Mark Zuckerberg hedged for a moment today when asked about his opinions on Tim Cook and Apple’s battle with the FBI over encryption before his admission: “We’re sympathetic with Apple on this one.” He elaborated, though, and in that elaboration admitted that Facebook was more lenient with respect to granting government access. Facebook, Zuck says, has “a responsibility to help prevent terrorism.” Any content that promotes terrorism or is “sympathizing with ISIS” will be eliminated.
At a Mobile World Congress keynote interview today in Barcelona — which, for the full scoop, look no further than here — Wired’s Jessi Hempel peppered Zuckerberg with a variety of questions, including that of Apple’s situation. It comes down to this: Zuckerberg doesn’t think the government’s solution — back doors, which turn into back screen doors, which turn into screw it who needs a door anyway — is an adequate solution.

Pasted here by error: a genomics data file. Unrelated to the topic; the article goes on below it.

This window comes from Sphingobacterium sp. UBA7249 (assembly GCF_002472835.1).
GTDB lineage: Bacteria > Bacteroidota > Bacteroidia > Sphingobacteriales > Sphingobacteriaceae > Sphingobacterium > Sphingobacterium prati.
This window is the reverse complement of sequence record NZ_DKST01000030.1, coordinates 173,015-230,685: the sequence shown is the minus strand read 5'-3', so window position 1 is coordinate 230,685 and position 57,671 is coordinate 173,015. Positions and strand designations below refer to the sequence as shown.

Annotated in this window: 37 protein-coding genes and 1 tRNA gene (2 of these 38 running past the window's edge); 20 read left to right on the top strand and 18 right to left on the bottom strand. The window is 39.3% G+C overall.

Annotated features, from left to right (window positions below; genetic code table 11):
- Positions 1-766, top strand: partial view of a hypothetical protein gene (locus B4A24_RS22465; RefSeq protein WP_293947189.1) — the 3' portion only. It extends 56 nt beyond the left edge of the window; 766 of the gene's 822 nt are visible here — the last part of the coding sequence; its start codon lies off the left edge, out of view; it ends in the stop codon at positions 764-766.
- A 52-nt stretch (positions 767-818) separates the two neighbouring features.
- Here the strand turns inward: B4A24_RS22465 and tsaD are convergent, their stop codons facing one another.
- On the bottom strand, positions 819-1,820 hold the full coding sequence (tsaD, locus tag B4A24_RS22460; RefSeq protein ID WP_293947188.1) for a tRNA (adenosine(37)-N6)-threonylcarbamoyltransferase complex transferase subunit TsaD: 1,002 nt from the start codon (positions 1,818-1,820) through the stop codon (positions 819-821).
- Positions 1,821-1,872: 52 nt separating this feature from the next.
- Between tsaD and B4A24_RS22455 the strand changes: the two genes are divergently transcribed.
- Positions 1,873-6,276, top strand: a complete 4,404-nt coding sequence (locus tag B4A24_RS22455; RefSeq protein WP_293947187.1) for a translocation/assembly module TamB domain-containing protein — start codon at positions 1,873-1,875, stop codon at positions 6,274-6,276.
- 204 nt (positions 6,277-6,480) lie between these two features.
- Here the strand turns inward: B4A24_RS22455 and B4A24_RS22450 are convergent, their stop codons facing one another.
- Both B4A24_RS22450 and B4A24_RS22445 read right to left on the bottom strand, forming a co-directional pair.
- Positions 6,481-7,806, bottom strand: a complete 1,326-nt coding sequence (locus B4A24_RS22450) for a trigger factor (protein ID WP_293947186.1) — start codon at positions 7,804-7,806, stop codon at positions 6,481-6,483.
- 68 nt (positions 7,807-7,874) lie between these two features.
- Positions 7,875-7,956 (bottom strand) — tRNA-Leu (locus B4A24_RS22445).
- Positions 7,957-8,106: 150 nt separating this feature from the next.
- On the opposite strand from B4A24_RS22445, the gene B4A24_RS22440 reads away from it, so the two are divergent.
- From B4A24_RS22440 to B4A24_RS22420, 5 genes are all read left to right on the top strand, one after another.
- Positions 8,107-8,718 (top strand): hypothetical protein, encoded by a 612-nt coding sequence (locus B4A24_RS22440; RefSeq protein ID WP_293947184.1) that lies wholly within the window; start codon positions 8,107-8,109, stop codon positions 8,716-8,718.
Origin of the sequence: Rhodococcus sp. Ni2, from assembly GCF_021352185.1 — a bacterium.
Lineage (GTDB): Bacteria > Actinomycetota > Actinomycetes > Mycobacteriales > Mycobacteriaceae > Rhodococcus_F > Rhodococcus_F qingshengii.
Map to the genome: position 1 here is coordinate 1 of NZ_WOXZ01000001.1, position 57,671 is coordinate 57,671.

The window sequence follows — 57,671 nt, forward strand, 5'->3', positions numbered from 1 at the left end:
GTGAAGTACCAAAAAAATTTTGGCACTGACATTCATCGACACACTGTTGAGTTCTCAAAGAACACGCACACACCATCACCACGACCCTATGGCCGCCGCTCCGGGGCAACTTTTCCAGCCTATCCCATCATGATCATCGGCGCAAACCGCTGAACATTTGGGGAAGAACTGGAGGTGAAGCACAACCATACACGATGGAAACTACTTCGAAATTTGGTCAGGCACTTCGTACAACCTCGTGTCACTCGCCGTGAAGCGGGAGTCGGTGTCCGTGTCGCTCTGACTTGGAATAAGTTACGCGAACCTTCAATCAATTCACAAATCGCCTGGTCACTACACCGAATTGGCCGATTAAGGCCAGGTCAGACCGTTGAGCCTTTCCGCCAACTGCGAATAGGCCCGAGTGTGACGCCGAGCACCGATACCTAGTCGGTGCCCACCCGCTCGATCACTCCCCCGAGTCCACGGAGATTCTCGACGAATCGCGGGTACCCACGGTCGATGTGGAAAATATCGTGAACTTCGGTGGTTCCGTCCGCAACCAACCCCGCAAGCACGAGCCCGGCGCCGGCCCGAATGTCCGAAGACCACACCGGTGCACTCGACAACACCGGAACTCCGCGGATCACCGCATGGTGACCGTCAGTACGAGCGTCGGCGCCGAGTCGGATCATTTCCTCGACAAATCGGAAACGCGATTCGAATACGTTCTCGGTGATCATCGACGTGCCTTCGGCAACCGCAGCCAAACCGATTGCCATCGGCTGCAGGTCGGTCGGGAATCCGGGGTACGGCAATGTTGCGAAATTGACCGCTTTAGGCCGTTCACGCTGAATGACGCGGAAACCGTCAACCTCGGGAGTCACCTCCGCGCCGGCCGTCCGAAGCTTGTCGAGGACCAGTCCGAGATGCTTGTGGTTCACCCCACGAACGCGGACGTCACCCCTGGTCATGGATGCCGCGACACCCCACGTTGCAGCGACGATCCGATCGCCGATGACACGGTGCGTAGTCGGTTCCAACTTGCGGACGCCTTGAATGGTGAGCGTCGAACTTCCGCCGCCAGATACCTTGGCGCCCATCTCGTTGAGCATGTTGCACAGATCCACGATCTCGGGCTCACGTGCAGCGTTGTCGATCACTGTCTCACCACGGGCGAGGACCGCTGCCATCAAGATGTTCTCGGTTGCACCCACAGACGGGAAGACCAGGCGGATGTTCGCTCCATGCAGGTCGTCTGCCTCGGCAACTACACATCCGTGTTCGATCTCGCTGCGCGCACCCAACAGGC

“I don’t think that requiring back doors is going to be effective in increasing safety,” he said. Plus, internet users will continue to find new ways to encrypt — no matter how often tech companies cooperate with the government.
And even though all of this hubbub is about an iPhone that may not even matter, it’s good to see Zuck voice his support of Tim Cook. However noncommittal and fence-sitter-ish said support may be.
After all, this is a war for precedent, and the security of your digital fingerprints is at stake.
Plus, Zuck’s been answering these sorts of questions for a few years: